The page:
Burundian presidential election, 2010
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Unlike the 2005 election, the 2010 election was a direct election by all voters, not by parliament. In early March 2010, the run-up to the election was called "explosive" due to a combination of demobilized former combatants and violence between youth activists in the ruling CNDD-FDD and opposition FRODEBU.
Following the Burundi Civil War, between the Tutsi and Hutu (similar to Rwanda), the National Liberation Forces (FNL) were brought into the legal political sphere and were said to be the incumbent Pierre Nkurunziza's most viable opposition. But through a campaign of intimidation in the run up to the vote, as well as alleging fraud in earlier local elections, all the other candidates withdrew from the ballot leaving just Nkurunziza. On 1 June 2010, five opposition candidates, including Agathon Rwasa (considered the strongest contender against the incumbent), withdrew from the election, alleging that the government intended to rig it.
The day before the election three grenade attacks were reported in the early hours of the morning. Two were in the capital's Buyenzi and Kamesa districts, causing no injuries, and one exploded in the western town of Kanyosha, killing one and wounding two. The person killed was supposedly an official with the FNL. Another man was shot dead in Bujumbaura's Musanga neighbourhood in a suspected politically motivated attack. On election day, three more grenade attacks occurred in the capital Bujumbura, while two more exploded in the north of the country. In all, at least eight people were killed and more than 60 wounded since the opposition candidates pulled out of the race.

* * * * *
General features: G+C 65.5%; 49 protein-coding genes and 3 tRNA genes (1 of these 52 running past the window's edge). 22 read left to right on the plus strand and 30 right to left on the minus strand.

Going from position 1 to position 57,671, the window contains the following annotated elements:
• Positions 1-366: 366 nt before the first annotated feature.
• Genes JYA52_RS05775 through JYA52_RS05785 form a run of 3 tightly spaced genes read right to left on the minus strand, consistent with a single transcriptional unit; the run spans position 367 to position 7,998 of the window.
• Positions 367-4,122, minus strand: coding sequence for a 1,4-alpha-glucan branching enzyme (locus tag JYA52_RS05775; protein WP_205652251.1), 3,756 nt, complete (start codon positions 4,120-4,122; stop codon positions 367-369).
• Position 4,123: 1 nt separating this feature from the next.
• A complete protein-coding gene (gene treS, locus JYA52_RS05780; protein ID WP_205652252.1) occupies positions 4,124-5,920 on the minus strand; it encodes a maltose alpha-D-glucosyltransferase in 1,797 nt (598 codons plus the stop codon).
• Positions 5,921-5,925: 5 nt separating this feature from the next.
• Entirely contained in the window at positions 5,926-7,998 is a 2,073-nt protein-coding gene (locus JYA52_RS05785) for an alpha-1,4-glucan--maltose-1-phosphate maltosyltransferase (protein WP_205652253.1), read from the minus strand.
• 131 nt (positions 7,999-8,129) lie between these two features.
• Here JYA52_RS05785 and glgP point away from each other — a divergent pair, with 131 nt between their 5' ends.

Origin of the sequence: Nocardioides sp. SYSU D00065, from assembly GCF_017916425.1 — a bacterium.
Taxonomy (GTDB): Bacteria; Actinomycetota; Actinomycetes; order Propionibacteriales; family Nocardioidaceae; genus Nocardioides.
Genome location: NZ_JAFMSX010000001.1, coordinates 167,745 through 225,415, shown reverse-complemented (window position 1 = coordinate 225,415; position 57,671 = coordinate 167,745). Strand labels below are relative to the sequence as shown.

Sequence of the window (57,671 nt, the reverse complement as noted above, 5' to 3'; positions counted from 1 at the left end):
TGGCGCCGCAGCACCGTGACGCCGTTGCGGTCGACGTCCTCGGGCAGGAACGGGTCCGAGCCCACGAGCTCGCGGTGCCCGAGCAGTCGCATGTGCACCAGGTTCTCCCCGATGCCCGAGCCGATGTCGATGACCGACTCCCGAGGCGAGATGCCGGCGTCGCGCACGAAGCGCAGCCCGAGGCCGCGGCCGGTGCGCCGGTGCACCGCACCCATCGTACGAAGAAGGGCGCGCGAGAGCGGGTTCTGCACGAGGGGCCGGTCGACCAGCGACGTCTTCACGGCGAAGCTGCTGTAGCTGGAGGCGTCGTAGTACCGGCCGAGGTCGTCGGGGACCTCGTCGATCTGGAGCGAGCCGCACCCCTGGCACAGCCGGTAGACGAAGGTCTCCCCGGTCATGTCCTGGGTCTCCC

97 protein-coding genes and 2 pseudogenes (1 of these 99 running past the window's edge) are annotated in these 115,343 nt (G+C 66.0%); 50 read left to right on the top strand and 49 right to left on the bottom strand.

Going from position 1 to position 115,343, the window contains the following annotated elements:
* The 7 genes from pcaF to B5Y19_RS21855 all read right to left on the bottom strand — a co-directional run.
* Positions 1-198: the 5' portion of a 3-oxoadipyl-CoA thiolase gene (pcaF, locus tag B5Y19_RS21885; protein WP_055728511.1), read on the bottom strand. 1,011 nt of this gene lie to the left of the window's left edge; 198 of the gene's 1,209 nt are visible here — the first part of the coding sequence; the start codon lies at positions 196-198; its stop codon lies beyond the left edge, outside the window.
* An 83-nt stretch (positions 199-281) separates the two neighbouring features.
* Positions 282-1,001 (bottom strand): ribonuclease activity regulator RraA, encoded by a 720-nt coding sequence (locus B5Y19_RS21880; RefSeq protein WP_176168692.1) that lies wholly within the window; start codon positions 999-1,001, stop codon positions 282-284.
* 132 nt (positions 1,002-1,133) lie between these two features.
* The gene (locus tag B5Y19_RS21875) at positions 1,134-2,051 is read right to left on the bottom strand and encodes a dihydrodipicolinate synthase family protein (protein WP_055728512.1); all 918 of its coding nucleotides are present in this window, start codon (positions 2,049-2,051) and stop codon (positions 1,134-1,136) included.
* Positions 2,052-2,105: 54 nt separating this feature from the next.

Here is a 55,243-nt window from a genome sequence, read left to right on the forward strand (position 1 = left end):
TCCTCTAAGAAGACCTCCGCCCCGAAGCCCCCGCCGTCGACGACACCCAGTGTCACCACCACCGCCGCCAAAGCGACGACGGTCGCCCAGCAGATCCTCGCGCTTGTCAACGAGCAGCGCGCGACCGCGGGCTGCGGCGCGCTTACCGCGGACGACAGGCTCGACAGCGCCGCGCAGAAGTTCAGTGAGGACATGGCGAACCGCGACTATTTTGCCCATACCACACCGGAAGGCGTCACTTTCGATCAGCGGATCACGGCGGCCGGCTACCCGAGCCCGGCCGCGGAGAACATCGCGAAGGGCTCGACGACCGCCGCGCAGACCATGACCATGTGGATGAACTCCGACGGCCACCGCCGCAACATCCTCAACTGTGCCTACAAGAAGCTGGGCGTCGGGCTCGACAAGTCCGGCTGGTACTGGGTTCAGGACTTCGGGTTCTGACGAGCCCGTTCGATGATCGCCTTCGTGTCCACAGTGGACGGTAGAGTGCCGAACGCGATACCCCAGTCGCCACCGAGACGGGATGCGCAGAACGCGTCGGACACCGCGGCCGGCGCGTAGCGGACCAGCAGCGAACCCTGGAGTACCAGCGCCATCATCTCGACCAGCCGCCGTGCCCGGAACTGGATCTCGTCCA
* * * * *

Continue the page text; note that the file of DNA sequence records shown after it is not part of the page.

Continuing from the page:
The FNL were suspected of the grenade attacks, when local police searched the home of the party's leader, Agathon Rwasa. However, the FNL denied involvement in the attacks and has said that their leader is being targeted for political reasons. According to party chairman Alexis Sinduhije of the Movement for Solidarity and Development, police also arrested six members of his party.
In the FNL bastion of Kanyosha, only a handful of voters turned out to vote, as compared to hundreds who voted in the local council elections just one month before. The chair of an international observation mission, Lydie Nzengou, affirmed during the day that the turnout was much lower.
|AFP, People's Daily Online|
Rwasa went into hiding upon speculation that the government wanted to arrest him on charges of planning a new insurgency. He was quoted as saying that "They're (the government) looking for me because I told the truth, because I said publicly that I don't accept the results of the local elections. [Last] Wednesday they wanted to arrest me again. I got wind of it and I disappeared from circulation." It was presumed that he was in the Democratic Republic of Congo.
Towards the last days of September 2010, 14 bodies were founded gagged and bound. Authorities blamed "unidentified armed bandits," but also said "Twenty-two criminals were arrested and are detained in Mpimba prison [in Bujumbura] while 20 others were arrested in the Democratic Republic of Congo and are being interrogated." Police sources added that most of those arrested belonged to the opposition Movement for Solidarity and Democracy and the National Liberation Forces.
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